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The original item was published from 5/31/2023 6:24:44 AM to 6/3/2023 12:00:01 AM.


Sheriff - Emergency Management Daily Briefing

Posted on: May 31, 2023

[ARCHIVED] Wednesday, May 31, 2023 Emergency Management Daily Briefing for Whatcom County

It is looking like our weather is going to remain mild, mostly dry weather with some drizzle in the mornings, warming through the week. Remember as trails are starting to open up to be prepared when out hiking or exploring.

Active Incidents

Currently there are no ongoing or active incidents in Whatcom County.

Advisories, Watches and Warnings

A small craft advisory is in effect from 1700 tonight through 0500 Wednesday. For more information click here.

Weather Around Whatcom County

Whatcom County Inland Weather

The weather over the next few days should be fairly repetitive as fog develops each night and lifts during the midday hours. This fog will be capable of producing periods of light rain/drizzle, especially on Wednesday morning. Temperatures should also remain cooler than average through the forecast period, with afternoon highs climbing into the 60s and overnight lows dipping into the 40s. Winds will also remain slightly breezy through the forecast period, especially in western portions of the county.  

Dry weather is expected to continue through the second half of the week and into next week. Temperatures should also begin to trend warmer on Friday and may climb into the 70s over the weekend. Warmer than average temperatures look to return by Monday with afternoon highs potentially reaching the 80s.

Rivers and Streams

The Nooksack River and stream levels in Whatcom County are normal for this time of year.  

Whatcom County Coastal Weather

For the Strait and Inland Coastal Waters off Whatcom County today the wind will come from the  west at 10-20 knots becoming a southwest wind in the afternoon 5-15 knots. Wind waves are expected to be 1-3  feet. Patchy drizzle in the morning.  Moving into the evening, winds will come from the southwest at 15-25 knots. Wind waves 2-4 feet. Tomorrow winds come from the southwest at 5-15 knots, becoming westerly at 10 knots in the afternoon. Wind waves will be 2 feet or less. For a look at real-time coastal weather and tides you can link here to the Cherry Point NOAA Tide Station.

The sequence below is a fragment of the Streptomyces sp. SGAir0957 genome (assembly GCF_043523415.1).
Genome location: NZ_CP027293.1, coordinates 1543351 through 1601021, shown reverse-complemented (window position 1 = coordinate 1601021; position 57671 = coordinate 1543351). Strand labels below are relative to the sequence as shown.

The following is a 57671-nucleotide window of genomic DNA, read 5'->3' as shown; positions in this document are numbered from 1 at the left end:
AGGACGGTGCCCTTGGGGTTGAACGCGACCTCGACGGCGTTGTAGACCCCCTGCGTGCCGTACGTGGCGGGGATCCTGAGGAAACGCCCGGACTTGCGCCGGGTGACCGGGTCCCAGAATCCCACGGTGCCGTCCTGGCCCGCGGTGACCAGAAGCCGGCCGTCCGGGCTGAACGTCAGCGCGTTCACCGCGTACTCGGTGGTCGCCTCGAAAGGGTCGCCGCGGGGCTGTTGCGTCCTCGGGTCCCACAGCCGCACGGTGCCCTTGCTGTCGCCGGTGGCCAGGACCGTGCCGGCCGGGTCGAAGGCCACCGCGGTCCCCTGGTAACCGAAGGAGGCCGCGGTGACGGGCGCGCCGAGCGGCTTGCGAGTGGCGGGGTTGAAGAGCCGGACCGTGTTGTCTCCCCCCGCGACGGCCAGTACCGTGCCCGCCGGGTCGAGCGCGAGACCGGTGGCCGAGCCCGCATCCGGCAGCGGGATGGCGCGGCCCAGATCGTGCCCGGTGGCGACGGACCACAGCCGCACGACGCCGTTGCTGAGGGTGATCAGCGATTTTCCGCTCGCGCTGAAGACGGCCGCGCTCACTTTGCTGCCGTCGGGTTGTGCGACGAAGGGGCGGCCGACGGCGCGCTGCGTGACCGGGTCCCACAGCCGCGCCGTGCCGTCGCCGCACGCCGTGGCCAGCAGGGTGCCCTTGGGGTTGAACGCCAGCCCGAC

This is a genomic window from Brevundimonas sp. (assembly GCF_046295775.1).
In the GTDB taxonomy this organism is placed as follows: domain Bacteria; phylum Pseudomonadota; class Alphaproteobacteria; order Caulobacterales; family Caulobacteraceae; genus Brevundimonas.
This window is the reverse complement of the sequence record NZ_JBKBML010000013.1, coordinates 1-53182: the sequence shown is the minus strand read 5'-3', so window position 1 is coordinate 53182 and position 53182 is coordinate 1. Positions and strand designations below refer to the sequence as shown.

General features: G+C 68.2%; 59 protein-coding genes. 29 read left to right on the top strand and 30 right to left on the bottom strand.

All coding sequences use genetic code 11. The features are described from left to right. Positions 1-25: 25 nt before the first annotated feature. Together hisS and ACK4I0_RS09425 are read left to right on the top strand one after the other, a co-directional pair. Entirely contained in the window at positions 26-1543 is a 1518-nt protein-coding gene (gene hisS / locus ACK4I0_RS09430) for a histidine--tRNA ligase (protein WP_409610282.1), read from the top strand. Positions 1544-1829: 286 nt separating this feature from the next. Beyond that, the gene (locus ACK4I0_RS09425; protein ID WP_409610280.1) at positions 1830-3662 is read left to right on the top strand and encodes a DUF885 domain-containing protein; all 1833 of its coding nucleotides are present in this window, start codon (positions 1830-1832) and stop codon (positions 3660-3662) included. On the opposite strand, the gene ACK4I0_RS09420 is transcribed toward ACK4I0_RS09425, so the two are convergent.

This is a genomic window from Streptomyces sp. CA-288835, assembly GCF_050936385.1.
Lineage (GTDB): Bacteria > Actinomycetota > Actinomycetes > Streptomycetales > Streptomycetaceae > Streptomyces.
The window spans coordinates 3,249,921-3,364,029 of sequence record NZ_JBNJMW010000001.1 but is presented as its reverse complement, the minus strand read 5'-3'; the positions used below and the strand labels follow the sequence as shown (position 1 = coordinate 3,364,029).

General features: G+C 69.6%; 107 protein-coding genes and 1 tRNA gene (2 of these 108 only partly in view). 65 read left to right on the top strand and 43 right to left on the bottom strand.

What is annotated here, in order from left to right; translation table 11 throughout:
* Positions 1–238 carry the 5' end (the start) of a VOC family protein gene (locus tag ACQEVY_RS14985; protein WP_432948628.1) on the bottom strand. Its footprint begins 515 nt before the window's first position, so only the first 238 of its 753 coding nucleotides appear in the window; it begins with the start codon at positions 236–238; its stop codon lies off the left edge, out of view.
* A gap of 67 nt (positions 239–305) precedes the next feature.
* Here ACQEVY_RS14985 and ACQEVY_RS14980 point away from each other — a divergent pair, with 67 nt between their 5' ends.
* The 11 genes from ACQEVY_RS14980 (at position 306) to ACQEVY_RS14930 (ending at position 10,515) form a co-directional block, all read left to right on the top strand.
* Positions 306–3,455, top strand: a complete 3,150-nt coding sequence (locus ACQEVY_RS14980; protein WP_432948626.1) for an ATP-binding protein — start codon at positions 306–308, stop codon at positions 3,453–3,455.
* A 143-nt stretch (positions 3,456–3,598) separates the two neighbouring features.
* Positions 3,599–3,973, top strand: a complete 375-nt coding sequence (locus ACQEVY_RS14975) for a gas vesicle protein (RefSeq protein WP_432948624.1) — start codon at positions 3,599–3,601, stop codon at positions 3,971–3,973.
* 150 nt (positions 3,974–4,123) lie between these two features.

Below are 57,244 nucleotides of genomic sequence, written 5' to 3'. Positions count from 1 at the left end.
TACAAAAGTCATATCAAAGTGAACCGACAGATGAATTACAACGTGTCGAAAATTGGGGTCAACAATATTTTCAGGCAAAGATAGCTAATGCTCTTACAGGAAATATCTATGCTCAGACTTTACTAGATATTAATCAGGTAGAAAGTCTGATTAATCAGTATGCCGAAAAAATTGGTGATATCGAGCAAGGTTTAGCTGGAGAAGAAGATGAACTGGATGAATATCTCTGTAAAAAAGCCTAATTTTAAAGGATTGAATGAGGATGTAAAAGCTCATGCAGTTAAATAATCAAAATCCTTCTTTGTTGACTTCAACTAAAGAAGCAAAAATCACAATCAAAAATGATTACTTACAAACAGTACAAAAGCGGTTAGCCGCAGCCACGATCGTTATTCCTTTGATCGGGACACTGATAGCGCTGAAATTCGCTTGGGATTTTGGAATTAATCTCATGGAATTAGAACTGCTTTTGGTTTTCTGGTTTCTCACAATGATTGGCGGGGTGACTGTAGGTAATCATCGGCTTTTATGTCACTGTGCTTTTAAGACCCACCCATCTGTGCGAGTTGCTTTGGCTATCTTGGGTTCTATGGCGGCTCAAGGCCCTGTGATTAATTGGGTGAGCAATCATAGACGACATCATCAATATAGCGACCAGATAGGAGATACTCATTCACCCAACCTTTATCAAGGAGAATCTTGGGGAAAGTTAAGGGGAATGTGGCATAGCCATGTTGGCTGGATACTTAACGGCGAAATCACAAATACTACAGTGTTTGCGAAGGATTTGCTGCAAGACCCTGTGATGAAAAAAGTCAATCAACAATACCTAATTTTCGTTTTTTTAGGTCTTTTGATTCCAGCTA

Emergency Management Tips and Reminders

Search and Rescue Tips

As we have our trails opening up, and while no one ever plans to get lost or injured in the forest, you are in the best position to help yourself and Search and Rescue personnel:

The best tool needed for survival in the event you get lost outdoors is your skill of advanced planning. You must expect the unexpected and plan accordingly. Even if you are going out for just a few hours, pack enough essentials that you can stay hydrated, fueled and prepared for any type of weather. Your essentials should include at least:

  • More than enough food and water for the activity you plan.
  • A compass that you know how to use. You may want a GPS device, but those sometimes do not receive a signal or the battery fails. Cell phones also likely will not work because of a lack of signal.
  • Appropriate maps. Study the terrain and your planned route. Know where you are going and how you will return.
  • Sturdy hiking boots, clothes that you can layer depending on the weather conditions and additional socks in case the ones you are wearing get wet.
  • A blanket, flashlight, matches kept in a water-resistant container, and other items that will help you survive overnight if necessary.
  • Check with the local ranger district or forest office for special warnings, such as fires in the area, bear sightings, flooding, trail or road closures, etc.

It’s also important that once you have planned your outing, tell someone. Give them exact details of where you are going, the trail you plan to follow, when you will return, the vehicle you are driving (and where you plan to park) and how many people will go with you – do not go alone. BUT – if you do become lost your most important tool is keeping a positive mental attitude and:

Stop: As soon as you realize you may be lost: stop, stay calm, stay put. Panic is your greatest enemy.

Think: Go over in your mind how you got to where you are. What landmarks should you be able to see? Do not move at all until you have a specific reason to take a step.


  • Get our your compass and determine the directions based on where you are standing. Do not walk aimlessly.
  • If you are on a trail, stay on it. All trails are marked with signs (where intersections meet) and diamond blazers or maker. However, signs are sometimes vandalized or stolen.
  • As a very last resort, follow a drainage or stream downhill. This is often difficult path but could lead to a trail or road. Again, this could be very dangerous.


  • Based on your thinking and observations, come up with some possible plans, think them through then act on one of them.
  • If you are not very, very confident in the route, then it’s always better to stay put.
  • If it’s nightfall, you are injured or you are near exhaustion, stay in place.

The Emergency Management Daily Briefing is produced Monday - Friday unless an update is required for an incident or event over a weekend or during holidays.

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